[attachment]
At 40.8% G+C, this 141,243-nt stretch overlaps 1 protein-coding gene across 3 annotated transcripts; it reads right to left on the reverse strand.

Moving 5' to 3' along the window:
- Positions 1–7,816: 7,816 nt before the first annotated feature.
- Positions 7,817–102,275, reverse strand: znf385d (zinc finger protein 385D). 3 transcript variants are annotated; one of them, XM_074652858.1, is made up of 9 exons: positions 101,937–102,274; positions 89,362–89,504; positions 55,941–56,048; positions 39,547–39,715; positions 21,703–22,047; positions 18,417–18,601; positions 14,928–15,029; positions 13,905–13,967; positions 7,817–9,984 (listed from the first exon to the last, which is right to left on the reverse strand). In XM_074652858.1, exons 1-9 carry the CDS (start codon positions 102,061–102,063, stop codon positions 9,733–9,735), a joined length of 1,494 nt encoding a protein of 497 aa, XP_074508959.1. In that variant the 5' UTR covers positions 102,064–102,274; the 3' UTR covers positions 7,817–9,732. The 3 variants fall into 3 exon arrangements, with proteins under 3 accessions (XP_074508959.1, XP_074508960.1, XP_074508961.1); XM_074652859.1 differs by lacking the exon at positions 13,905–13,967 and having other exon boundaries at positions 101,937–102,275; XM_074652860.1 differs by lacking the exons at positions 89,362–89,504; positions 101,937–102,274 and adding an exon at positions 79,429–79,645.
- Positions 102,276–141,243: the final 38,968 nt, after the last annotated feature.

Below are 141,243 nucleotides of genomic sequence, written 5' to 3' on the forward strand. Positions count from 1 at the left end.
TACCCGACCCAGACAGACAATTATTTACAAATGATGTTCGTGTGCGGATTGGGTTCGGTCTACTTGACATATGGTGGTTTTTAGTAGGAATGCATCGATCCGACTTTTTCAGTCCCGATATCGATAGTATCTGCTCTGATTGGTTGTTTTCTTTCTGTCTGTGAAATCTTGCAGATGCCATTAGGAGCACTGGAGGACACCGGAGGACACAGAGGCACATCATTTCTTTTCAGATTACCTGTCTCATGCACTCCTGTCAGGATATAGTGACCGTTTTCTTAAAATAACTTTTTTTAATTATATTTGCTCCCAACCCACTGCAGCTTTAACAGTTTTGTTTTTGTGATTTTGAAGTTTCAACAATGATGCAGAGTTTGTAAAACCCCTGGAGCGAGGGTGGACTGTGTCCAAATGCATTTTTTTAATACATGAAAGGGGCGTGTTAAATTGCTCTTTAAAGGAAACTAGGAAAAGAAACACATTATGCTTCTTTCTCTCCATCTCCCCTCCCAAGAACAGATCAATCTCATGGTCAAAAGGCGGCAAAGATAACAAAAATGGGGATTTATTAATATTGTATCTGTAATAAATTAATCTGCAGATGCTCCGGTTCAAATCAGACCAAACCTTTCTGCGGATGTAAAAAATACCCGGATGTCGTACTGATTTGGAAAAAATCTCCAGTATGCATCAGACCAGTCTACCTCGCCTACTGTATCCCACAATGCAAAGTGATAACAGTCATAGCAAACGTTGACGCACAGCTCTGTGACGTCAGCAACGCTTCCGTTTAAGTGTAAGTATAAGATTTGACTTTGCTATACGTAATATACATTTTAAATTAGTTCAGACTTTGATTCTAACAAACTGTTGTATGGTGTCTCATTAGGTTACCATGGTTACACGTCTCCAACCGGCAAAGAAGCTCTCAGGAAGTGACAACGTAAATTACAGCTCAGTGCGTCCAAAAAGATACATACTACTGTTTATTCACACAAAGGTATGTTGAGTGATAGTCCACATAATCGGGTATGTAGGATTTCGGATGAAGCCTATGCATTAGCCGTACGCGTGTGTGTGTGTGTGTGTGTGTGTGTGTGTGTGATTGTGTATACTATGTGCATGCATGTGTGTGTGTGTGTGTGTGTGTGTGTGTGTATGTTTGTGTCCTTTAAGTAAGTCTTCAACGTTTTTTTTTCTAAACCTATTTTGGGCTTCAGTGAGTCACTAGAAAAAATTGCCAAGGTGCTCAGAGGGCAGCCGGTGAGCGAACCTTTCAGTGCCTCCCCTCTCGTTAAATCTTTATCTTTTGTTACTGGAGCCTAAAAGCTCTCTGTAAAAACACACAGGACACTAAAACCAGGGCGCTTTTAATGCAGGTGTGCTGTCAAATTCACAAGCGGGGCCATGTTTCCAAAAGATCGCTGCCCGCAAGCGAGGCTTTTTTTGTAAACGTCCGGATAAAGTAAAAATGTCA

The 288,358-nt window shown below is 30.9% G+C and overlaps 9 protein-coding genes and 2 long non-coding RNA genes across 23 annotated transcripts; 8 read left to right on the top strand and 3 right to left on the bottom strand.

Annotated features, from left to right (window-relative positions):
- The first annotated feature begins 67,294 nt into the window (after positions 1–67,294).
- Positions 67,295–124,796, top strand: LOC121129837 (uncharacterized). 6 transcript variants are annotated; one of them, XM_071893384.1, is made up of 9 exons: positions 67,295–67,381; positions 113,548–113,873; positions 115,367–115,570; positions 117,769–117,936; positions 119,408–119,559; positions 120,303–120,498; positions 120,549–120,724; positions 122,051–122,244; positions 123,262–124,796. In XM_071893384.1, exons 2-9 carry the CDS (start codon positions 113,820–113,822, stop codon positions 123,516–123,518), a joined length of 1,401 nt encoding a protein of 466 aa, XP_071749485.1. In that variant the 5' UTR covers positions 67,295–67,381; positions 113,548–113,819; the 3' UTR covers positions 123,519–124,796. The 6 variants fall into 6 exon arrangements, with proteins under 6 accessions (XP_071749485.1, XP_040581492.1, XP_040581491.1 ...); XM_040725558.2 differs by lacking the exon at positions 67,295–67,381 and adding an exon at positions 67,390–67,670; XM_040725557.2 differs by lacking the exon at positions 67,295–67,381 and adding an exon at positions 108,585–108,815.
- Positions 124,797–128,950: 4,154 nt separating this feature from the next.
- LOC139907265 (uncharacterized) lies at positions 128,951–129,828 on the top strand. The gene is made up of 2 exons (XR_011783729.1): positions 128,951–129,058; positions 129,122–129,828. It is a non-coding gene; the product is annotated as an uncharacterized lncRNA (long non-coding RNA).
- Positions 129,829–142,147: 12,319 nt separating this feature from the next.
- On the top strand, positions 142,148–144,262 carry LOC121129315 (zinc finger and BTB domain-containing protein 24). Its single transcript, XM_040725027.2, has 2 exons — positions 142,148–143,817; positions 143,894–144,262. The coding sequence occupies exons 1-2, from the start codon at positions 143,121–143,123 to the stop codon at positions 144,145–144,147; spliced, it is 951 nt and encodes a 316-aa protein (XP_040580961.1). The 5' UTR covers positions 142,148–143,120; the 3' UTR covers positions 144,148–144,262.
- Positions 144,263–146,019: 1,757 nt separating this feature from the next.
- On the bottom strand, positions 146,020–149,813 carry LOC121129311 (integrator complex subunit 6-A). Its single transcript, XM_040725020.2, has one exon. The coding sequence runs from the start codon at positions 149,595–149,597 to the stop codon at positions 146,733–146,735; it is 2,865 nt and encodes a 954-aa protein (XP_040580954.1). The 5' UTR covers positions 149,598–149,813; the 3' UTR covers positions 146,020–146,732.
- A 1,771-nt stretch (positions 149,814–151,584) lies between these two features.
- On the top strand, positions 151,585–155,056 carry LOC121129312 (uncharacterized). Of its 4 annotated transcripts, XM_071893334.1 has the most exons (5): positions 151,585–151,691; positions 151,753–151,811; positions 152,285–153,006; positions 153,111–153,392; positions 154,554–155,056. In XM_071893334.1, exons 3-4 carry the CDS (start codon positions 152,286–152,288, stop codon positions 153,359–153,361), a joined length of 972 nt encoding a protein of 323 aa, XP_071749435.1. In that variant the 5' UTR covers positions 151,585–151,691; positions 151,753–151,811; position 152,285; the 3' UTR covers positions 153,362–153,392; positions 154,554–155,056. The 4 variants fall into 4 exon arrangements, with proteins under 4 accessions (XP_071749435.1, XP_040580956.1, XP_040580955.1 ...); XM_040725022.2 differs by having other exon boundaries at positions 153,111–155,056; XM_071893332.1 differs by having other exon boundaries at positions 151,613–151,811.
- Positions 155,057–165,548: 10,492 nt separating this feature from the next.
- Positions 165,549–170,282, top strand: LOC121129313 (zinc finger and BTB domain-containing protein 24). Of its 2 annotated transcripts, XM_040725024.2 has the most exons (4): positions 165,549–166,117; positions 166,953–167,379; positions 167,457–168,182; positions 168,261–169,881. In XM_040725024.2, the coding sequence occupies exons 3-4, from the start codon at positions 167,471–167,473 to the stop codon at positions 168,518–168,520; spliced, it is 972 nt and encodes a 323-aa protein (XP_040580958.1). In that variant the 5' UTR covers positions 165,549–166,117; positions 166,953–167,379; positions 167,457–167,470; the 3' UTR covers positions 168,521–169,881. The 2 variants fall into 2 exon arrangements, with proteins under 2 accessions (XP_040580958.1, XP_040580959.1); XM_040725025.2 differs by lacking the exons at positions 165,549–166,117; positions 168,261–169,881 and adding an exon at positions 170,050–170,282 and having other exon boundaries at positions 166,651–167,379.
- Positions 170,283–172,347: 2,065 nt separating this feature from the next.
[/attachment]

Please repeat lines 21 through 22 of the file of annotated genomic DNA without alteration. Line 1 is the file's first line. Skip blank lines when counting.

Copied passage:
- Positions 165,549–170,282, top strand: LOC121129313 (zinc finger and BTB domain-containing protein 24). Of its 2 annotated transcripts, XM_040725024.2 has the most exons (4): positions 165,549–166,117; positions 166,953–167,379; positions 167,457–168,182; positions 168,261–169,881. In XM_040725024.2, the coding sequence occupies exons 3-4, from the start codon at positions 167,471–167,473 to the stop codon at positions 168,518–168,520; spliced, it is 972 nt and encodes a 323-aa protein (XP_040580958.1). In that variant the 5' UTR covers positions 165,549–166,117; positions 166,953–167,379; positions 167,457–167,470; the 3' UTR covers positions 168,521–169,881. The 2 variants fall into 2 exon arrangements, with proteins under 2 accessions (XP_040580958.1, XP_040580959.1); XM_040725025.2 differs by lacking the exons at positions 165,549–166,117; positions 168,261–169,881 and adding an exon at positions 170,050–170,282 and having other exon boundaries at positions 166,651–167,379.
- Positions 170,283–172,347: 2,065 nt separating this feature from the next.